The abandoned house, yellowing with neglect like a stained tooth, was only a few blocks from downtown. Ashland, Ohio, is a small city hanging about midway between Cleveland and Columbus, a region bombed and strafed by economic downturns and manufacturing losses. On Sept. 13, 2016, local law enforcement received a 911 call from inside the weather-beaten two-story building on Covert Court.

“I’ve been kidnapped,” a terrified woman whispered to the dispatcher.

Police arrived to find a nightmare scenario within the four walls. As an Ashland County prosecutor recently told a jury, trash, dirty clothes and stuffed animals filled the rooms, in places piled to the ceiling. The smell of decay spiked the air, leading officers to a room upstairs sealed with duct tape. Inside, beneath a pile of clothes, police found the body of a strangled woman. In the basement, a second victim’s decomposing remains were discovered. The woman who had called for help told police she had been tied to a bed and sexually assaulted for days.

Police walked out of the house with Shawn Grate in handcuffs. A drifter who floated in the currents of rural Ohio, he would eventually boast to television reporters he had killed five women. In late April, the alleged serial killer went on trial for the murders of Elizabeth Griffith and Stacey Hicks, as well as the assault on the unnamed woman who escaped in September.

“This isn’t a whodunit case,” prosecutor Chris Tunnell told the jury in his opening statements, News 5 reported. “This is a he-done-it case.”

This week, the jury concurred. After deliberating for three hours, the jury found Grate guilty of eight counts, including the murder of two of the women and the sexual assault and kidnapping of the surviving woman, according to NBC News. In the middle of the trial, he had pleaded guilty as well to 15 lesser counts. The 41-year-old could face the death sentence later this month — a decision that could hinge on the convicted killer’s mental health.

Investigators are also looking into Grate’s claim that he killed three additional women, but he has not yet been charged in those deaths.

Grate targeted women who had either slipped through the social cracks or were vulnerable because of drug use. In an interview with the Daily Mail, Grate’s mother, Theresa McFarland, said her son’s charm was evident from his early years.

“He’s good looking but the Devil’s good looking too,” she said. “He ain’t no red horns and all that stuff. You find out he’s charming and of course that charm can charm the pants off anybody, not to be nasty, but you just know how it works.”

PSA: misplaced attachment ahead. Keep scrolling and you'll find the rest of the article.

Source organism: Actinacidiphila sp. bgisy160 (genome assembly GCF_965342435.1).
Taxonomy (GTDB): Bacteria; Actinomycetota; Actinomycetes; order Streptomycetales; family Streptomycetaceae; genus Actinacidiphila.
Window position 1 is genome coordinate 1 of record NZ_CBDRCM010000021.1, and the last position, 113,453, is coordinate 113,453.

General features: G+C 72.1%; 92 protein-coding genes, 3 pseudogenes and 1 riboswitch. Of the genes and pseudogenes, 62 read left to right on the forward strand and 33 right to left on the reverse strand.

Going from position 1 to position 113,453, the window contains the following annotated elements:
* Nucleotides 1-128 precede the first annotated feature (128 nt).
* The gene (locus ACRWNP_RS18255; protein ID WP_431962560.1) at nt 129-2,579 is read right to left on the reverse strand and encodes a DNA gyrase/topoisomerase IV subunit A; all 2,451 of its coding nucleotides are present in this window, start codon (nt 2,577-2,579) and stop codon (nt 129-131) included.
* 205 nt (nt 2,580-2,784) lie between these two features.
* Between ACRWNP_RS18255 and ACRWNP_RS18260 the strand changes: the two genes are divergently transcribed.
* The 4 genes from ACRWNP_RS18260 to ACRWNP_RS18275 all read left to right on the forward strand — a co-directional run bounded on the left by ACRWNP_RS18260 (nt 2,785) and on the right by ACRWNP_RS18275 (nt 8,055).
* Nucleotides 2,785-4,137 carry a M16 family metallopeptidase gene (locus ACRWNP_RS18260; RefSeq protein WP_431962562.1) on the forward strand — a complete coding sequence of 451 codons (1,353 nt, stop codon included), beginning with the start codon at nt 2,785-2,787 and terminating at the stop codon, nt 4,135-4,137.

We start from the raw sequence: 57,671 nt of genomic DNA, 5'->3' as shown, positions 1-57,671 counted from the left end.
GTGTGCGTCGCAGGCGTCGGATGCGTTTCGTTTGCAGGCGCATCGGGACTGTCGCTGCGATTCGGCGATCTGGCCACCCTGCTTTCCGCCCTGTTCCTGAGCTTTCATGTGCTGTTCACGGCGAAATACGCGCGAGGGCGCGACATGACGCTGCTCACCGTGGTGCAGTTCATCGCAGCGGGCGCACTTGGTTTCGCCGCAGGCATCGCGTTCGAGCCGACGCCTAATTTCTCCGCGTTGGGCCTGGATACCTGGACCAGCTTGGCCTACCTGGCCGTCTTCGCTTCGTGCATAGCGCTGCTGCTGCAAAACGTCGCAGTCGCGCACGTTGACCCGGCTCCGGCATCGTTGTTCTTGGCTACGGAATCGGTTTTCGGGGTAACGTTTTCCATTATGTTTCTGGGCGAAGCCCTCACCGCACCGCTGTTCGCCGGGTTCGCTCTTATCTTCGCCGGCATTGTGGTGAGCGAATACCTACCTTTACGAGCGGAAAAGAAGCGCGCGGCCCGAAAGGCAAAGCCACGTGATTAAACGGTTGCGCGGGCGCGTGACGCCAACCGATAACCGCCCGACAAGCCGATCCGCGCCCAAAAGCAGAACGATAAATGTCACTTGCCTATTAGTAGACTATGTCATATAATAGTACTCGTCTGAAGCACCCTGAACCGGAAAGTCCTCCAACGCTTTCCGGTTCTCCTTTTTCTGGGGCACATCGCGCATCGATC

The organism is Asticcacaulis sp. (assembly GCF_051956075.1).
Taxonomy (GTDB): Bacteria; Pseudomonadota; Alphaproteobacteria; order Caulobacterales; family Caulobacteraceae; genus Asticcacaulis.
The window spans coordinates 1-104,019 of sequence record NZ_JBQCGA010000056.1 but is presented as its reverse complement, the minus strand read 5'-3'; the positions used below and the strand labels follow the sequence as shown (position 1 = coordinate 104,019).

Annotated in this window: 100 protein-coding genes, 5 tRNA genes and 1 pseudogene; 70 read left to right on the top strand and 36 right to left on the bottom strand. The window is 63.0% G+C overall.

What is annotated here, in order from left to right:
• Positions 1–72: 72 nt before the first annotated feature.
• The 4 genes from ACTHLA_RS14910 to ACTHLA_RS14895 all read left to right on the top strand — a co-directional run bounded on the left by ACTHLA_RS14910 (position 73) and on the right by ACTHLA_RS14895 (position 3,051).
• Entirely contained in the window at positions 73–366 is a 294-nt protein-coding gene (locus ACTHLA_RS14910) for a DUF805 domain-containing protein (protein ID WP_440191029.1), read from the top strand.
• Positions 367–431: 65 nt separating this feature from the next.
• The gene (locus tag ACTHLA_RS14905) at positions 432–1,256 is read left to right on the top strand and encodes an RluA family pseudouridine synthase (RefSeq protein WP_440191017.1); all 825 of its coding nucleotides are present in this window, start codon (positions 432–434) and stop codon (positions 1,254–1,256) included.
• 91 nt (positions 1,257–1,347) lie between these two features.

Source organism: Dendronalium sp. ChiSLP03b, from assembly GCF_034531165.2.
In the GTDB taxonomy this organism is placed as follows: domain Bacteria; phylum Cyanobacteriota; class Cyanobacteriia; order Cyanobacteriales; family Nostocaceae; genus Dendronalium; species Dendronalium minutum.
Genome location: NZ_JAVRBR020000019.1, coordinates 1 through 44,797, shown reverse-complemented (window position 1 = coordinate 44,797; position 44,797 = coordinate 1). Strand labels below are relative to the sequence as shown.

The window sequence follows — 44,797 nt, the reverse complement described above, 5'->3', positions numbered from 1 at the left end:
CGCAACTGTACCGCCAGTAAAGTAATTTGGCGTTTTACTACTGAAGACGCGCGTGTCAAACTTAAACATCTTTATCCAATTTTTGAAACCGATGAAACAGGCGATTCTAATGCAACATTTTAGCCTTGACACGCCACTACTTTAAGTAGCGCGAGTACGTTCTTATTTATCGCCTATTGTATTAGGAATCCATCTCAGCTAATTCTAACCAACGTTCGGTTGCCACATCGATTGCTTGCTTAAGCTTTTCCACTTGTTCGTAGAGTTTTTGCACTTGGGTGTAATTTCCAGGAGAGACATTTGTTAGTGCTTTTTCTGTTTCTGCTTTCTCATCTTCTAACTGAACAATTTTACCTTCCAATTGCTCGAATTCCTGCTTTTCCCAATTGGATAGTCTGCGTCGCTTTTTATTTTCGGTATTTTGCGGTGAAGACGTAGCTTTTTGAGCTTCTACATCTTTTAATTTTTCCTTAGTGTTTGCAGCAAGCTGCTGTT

Indeed, Grate was able to attract unsuspecting women. Grate met Griffith at a shopping center. The two would “hang out and play games, mostly Yahtzee,” Grate would later tell a television producer, Cassie Nist of Cleveland 19.

“The short time I talked to her she cried several times just about life and how she couldn’t find anyone to love her,” the killer explained in the Cleveland 19 interview. “All I wanted to do was show [her] that she wanted to live, and I’d say, ‘Give me a hug. We’re all in this together.’ I’d choke her until she said she wanted to live … and she just didn’t.” After strangling Griffith, Grate took her key and went to her apartment, taking shampoo and paper towels, according to court testimony.

Stacey Hicks — who also went by the name Stacey Stanley — had been battling to stay off heroin for the six months before she disappeared on Sept. 8. Witnesses would later testify to seeing Hicks and Grate together at a gas station on the day she vanished.

Grate met his unnamed, surviving victim at a local Salvation Army Community Center, she testified. The two were friends, she told the court, until Sept. 11, when she stopped by Covert Court. The woman was reading from a Bible when Grate snatched away the book. “You’re not going anywhere,” he told her. She was tied to the bed, sexually assaulted in “every imaginable way,” while Grate filmed the assault.

On Sept. 13, while Grate slept, the victim wiggled out of her restraints and made her desperate phone call to 911.

The penalty phase of Grate’s trial — when jurors will decide whether the convicted killer will face the death penalty — is scheduled to begin May 18.

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